I have made this enquiry before have been told that it is up to the organisation to decide if EBSCO’s use of servers outside the EU complies with the DPA (really?).  This respondent also quoted the Safe Harbor framework, appearing not to know of the EU Court of Justice decision in 2015 that the Safe Harbor regime did not provide a valid legal basis for EEA-US transfers of all types of personal data.
I wonder if someone at this webinar may be able to provide a better response.  I urge Eduserv and EBSCO not to pass this matter back to individual organisations alone, but to offer some advice and guidance about the implications, especially as many library staff making decisions about implementing the EDS & SSO option may not be aware of the legal implications.

I have not yet had a response from them, and the recording of the webinar has not yet been released so I don’t know if it was addressed during the session.

Library colleagues, please be alert to the implications, keep asking Eduserv and EBSCO about this, and don’t let your users’ data be released without adequate legal and ethical safeguards.

Copyright fight: Authors Guild v. HathiTrust

Disclaimer: I am not a lawyer! This summary is written in good faith and any errors are my own (let me know and I’ll correct ’em).  Carry on…

HathiTrust is a collaborative project between a number of university libraries and other institutions to establish a repository to digitise (archive) and share access to their collections.

The HathiTrust collection includes both public domain and in-copyright content from a variety of sources, including Google, the Internet Archive, Microsoft, and partner institution projects.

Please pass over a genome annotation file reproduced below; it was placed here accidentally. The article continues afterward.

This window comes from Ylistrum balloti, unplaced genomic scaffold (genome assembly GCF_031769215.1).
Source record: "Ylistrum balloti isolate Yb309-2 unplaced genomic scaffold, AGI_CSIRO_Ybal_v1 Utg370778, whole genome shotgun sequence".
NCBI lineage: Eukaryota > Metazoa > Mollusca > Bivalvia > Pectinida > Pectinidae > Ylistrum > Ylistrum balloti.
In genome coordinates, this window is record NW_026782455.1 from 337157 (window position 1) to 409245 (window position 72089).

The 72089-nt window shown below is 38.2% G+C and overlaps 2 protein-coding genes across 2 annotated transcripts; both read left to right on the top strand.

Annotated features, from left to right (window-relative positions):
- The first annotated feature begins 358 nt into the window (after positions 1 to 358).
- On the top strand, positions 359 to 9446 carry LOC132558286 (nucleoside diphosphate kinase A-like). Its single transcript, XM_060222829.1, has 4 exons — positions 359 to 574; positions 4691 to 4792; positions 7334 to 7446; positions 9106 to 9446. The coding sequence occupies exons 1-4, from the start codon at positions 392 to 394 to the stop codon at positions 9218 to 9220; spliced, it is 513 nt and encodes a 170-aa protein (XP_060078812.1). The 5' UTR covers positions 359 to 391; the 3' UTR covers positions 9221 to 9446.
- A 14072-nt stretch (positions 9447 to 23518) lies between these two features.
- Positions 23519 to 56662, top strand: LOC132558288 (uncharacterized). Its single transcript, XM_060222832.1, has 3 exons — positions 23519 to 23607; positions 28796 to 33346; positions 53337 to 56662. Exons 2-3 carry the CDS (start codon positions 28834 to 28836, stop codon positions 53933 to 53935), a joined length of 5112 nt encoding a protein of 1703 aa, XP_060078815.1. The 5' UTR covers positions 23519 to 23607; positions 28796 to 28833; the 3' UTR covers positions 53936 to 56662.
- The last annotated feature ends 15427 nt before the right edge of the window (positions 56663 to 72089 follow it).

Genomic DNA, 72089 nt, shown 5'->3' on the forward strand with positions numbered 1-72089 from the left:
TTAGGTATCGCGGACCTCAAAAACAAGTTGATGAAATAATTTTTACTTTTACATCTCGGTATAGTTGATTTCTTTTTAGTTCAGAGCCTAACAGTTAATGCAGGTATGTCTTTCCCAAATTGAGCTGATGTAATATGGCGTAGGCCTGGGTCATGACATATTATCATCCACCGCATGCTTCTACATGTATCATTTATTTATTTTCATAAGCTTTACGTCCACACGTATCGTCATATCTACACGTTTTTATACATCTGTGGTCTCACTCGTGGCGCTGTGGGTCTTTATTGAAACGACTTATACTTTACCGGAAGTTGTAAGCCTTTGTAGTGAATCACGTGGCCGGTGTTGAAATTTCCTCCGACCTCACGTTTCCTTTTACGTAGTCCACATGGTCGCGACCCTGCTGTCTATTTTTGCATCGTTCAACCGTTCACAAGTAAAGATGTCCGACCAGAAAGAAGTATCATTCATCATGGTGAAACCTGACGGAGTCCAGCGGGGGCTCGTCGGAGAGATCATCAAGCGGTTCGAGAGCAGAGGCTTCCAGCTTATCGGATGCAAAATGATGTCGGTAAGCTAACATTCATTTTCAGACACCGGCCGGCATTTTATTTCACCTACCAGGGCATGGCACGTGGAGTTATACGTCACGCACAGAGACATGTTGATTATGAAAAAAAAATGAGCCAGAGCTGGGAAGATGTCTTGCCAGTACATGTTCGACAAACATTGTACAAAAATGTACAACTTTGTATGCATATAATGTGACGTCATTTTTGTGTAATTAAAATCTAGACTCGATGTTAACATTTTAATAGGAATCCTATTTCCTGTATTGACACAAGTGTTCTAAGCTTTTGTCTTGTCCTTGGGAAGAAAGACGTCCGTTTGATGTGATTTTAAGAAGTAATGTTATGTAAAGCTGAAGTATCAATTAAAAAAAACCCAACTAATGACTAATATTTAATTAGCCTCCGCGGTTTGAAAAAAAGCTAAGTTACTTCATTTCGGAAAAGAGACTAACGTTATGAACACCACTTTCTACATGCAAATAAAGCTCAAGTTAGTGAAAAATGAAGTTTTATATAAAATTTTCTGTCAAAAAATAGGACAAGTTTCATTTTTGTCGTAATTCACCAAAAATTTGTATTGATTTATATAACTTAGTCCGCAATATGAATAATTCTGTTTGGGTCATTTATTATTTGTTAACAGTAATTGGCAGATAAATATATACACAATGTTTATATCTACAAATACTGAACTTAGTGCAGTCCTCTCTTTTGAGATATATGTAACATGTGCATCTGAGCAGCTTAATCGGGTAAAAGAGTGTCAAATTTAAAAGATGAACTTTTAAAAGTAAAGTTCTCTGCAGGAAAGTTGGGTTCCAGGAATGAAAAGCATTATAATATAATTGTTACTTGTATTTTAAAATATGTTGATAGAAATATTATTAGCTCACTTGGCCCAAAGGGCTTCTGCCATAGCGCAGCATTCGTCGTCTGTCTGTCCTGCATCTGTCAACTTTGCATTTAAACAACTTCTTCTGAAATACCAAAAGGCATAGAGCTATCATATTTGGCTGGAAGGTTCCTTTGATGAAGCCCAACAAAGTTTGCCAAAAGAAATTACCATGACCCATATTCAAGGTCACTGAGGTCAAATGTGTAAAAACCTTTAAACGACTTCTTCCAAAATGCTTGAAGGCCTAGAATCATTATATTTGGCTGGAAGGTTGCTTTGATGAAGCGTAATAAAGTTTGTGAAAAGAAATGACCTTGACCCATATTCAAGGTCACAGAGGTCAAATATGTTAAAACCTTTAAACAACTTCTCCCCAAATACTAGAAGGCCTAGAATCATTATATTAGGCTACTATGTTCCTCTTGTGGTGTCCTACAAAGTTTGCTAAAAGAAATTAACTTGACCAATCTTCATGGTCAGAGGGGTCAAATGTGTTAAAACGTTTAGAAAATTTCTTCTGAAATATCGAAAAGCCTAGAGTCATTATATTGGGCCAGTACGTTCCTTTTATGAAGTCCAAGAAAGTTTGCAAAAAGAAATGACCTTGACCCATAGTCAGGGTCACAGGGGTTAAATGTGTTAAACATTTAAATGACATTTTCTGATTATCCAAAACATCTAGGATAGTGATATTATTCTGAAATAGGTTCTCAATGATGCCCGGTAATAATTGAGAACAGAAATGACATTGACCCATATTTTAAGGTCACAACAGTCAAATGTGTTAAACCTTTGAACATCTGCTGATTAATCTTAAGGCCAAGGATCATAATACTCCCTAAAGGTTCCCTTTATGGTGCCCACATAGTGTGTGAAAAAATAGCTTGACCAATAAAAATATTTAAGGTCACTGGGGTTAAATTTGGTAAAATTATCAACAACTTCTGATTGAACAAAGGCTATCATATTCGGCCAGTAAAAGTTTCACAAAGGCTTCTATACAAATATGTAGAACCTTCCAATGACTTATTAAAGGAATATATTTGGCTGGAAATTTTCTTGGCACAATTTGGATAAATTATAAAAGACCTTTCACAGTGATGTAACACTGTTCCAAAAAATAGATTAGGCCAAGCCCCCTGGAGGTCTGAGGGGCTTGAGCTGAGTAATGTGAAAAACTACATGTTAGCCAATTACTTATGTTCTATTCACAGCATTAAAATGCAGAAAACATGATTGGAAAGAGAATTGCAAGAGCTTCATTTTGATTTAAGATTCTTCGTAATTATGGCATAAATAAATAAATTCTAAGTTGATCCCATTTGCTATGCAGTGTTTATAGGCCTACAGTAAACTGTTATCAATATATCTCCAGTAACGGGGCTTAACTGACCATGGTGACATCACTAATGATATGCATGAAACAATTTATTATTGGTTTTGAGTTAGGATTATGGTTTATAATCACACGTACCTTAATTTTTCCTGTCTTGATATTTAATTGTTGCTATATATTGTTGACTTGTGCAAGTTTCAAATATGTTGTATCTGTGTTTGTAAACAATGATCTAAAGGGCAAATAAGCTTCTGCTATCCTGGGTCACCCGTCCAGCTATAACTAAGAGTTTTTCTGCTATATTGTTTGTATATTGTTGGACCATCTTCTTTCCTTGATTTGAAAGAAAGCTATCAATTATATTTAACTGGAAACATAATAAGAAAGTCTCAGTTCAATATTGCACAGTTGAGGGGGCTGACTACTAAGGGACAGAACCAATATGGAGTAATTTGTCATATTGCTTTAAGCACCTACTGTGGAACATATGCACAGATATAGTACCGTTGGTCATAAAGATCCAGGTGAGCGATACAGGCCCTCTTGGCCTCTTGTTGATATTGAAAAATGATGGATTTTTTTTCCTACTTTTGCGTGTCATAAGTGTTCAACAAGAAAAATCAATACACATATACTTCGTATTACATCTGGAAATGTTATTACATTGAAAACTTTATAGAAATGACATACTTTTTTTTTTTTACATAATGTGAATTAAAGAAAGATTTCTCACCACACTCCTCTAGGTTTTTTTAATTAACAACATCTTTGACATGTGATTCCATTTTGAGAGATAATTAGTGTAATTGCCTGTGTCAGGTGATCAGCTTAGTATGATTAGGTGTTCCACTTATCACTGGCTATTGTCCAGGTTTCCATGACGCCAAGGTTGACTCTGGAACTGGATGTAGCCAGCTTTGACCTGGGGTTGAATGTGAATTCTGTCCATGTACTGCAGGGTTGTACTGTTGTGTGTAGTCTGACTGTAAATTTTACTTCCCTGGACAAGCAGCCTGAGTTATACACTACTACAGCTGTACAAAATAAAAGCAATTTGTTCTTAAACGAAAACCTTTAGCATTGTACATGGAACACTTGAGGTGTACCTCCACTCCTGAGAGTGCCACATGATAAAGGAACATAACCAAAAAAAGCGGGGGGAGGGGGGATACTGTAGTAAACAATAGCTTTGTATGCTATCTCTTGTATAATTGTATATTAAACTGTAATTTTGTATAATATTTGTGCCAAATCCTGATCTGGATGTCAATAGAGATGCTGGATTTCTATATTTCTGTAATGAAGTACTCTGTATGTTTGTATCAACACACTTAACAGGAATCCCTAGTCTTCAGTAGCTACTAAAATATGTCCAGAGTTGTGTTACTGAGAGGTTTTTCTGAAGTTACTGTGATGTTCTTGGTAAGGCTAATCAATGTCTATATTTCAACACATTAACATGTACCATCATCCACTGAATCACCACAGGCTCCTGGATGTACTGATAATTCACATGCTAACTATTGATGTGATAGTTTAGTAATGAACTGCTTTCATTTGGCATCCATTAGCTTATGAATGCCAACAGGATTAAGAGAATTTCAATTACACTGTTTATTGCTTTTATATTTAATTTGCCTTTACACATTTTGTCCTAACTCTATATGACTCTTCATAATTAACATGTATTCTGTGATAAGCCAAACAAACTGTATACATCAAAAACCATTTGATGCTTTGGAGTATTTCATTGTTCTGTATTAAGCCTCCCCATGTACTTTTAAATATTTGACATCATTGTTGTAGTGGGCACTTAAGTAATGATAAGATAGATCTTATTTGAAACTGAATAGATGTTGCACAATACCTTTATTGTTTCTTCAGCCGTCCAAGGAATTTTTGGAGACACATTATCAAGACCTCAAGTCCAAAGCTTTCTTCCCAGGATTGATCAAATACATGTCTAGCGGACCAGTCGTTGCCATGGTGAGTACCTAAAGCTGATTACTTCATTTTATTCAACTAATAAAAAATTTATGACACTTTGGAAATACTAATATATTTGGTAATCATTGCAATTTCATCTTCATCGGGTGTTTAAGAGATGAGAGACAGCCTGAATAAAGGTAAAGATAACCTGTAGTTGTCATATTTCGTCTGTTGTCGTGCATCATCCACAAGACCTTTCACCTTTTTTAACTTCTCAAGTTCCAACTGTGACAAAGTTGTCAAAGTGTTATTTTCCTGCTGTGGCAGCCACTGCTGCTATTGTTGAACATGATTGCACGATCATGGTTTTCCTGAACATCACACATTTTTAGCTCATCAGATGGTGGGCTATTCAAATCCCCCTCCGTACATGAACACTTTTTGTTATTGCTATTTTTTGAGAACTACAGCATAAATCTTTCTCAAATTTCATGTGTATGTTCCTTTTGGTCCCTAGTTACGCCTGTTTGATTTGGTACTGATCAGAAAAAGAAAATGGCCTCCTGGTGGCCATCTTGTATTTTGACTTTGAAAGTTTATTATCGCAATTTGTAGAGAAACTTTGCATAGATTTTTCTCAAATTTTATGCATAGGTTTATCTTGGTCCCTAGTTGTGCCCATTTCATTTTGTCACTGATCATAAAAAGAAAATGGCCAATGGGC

Public domain content from HathiTrust is publicly accessible, and in-copyright content is accessible to authenticated users.

The main aims of digitisation projects like HathiTrust include ensuring long-term preservation of the materials (waiting until the works pass into the public domain often means the opportunity for scanning them in good condition has passed); making the content of books and journals more discoverable; opening up library content to students and others with print disabilities; and ensuring the continued relevance of the book culture in an increasingly digital age (list taken from the Committee on Institutional Co-operation, a HathiTrust partner).

The Authors Guild Lawsuit

(surely that should be Authors’ Guild? #pedant)

In September 2011, the Authors Guild, the Australian Society of Authors, the Union Des Écrivaines et des Écrivains Québécois (UNEQ), and eight individual authors filed a lawsuit against HathiTrust and a number of American universities, citing gross copyright violation.

In October 2012, a federal court ruled against the Authors Guild, finding that HathiTrust’s use of books scanned by Google was fair use under US law.